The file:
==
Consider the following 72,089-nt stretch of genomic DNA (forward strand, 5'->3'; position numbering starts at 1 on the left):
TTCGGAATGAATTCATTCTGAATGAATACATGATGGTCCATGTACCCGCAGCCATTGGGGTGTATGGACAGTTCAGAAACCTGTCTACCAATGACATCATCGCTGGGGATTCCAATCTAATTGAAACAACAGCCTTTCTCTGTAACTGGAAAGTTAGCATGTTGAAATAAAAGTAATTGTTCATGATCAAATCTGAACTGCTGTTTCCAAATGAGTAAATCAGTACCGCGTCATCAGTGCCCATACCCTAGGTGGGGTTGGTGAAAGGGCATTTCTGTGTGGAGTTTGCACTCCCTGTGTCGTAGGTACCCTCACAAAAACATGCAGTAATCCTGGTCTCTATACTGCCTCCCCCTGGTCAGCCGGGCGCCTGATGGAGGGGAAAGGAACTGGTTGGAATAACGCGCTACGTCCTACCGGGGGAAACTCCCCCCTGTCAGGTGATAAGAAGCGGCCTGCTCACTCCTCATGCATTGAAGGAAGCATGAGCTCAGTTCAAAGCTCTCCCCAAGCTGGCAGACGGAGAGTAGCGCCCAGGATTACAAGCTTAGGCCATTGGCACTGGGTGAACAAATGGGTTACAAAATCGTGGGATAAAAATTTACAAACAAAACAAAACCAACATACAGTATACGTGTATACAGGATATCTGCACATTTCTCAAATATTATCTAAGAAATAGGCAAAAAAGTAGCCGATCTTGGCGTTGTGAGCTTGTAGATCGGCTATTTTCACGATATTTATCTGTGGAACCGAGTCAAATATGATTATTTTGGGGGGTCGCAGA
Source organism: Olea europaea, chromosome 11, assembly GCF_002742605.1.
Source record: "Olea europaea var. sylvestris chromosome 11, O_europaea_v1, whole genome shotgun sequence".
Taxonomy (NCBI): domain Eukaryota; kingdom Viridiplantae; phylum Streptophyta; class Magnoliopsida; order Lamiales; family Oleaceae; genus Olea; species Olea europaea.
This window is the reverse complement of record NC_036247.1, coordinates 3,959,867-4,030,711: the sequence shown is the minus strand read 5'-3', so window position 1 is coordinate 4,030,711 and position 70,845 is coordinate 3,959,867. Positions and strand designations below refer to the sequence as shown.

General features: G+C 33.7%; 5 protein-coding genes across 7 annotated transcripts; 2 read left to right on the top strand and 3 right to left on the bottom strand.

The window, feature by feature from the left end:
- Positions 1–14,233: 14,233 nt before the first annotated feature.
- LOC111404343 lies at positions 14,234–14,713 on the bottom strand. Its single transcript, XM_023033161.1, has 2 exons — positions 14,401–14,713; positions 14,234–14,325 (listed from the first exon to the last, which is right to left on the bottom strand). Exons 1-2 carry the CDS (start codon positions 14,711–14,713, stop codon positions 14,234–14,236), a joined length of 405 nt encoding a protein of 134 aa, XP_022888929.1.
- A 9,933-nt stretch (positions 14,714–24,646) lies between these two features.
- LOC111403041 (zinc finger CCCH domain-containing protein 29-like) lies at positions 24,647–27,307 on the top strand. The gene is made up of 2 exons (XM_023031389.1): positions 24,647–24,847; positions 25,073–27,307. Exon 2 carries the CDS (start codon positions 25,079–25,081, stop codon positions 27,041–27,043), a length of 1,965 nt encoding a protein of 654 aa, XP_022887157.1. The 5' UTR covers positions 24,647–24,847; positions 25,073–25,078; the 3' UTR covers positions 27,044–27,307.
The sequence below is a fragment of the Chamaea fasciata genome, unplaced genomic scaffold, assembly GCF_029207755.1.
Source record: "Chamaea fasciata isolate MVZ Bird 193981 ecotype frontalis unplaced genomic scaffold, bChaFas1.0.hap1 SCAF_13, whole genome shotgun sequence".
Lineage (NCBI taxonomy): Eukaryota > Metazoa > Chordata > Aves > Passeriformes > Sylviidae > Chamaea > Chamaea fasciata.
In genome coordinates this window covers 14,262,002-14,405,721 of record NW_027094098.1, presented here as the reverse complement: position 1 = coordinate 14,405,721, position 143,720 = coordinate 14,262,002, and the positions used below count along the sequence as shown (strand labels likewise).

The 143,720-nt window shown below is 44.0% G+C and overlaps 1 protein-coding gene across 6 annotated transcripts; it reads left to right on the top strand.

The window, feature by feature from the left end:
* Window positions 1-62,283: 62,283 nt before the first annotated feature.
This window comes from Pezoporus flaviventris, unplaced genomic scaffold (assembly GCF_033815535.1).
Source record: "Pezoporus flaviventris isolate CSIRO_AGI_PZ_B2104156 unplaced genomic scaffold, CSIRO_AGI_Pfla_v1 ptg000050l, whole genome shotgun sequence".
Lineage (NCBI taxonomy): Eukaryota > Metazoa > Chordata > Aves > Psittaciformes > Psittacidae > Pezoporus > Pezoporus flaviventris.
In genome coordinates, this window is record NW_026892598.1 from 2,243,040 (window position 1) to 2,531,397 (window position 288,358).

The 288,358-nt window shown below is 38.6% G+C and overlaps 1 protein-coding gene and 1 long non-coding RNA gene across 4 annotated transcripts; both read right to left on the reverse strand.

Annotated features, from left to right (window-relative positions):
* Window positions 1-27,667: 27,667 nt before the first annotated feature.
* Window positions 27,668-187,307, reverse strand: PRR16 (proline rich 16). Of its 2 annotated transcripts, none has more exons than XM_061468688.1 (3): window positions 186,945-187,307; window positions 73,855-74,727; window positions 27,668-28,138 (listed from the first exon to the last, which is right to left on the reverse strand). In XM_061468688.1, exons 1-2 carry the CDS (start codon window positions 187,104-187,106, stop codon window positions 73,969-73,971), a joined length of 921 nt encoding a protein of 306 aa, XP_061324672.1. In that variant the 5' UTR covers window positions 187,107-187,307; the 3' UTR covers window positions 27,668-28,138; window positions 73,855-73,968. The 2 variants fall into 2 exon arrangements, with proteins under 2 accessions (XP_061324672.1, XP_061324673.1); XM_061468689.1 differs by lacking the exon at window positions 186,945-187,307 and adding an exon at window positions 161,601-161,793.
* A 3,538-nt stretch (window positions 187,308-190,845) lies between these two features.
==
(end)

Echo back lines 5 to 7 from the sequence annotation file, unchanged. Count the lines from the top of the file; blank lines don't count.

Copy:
Taxonomy (NCBI): domain Eukaryota; kingdom Viridiplantae; phylum Streptophyta; class Magnoliopsida; order Lamiales; family Oleaceae; genus Olea; species Olea europaea.
This window is the reverse complement of record NC_036247.1, coordinates 3,959,867-4,030,711: the sequence shown is the minus strand read 5'-3', so window position 1 is coordinate 4,030,711 and position 70,845 is coordinate 3,959,867. Positions and strand designations below refer to the sequence as shown.

General features: G+C 33.7%; 5 protein-coding genes across 7 annotated transcripts; 2 read left to right on the top strand and 3 right to left on the bottom strand.